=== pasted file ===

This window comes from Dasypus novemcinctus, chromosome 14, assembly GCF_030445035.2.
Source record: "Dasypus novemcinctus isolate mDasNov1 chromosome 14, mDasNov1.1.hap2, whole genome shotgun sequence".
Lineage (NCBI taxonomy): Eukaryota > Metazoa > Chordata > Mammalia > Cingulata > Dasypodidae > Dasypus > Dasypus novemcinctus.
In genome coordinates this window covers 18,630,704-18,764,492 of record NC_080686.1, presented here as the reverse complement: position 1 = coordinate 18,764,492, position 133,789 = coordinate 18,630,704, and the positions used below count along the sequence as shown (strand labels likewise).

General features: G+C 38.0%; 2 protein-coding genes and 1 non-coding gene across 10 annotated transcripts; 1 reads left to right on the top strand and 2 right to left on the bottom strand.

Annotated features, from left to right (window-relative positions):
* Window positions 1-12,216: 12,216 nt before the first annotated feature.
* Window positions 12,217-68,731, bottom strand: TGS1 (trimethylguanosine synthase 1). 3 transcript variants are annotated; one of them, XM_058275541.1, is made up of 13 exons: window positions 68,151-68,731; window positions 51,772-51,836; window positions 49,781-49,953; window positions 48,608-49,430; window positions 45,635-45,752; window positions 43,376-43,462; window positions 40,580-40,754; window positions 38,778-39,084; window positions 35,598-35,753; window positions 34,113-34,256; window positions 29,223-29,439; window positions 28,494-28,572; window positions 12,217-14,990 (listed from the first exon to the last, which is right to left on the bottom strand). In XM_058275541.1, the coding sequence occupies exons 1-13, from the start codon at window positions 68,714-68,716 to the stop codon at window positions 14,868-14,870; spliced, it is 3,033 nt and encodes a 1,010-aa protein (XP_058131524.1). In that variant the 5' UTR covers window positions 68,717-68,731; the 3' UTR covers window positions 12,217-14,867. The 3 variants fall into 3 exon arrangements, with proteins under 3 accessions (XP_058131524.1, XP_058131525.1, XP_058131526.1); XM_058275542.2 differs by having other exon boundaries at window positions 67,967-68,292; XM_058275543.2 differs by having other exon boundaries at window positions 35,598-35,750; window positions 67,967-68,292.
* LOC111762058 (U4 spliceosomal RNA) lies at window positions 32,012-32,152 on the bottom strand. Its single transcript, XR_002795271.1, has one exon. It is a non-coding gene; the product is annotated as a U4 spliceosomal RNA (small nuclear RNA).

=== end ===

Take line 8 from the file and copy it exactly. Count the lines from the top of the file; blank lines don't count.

* Window positions 12,217-68,731, bottom strand: TGS1 (trimethylguanosine synthase 1). 3 transcript variants are annotated; one of them, XM_058275541.1, is made up of 13 exons: window positions 68,151-68,731; window positions 51,772-51,836; window positions 49,781-49,953; window positions 48,608-49,430; window positions 45,635-45,752; window positions 43,376-43,462; window positions 40,580-40,754; window positions 38,778-39,084; window positions 35,598-35,753; window positions 34,113-34,256; window positions 29,223-29,439; window positions 28,494-28,572; window positions 12,217-14,990 (listed from the first exon to the last, which is right to left on the bottom strand). In XM_058275541.1, the coding sequence occupies exons 1-13, from the start codon at window positions 68,714-68,716 to the stop codon at window positions 14,868-14,870; spliced, it is 3,033 nt and encodes a 1,010-aa protein (XP_058131524.1). In that variant the 5' UTR covers window positions 68,717-68,731; the 3' UTR covers window positions 12,217-14,867. The 3 variants fall into 3 exon arrangements, with proteins under 3 accessions (XP_058131524.1, XP_058131525.1, XP_058131526.1); XM_058275542.2 differs by having other exon boundaries at window positions 67,967-68,292; XM_058275543.2 differs by having other exon boundaries at window positions 35,598-35,750; window positions 67,967-68,292.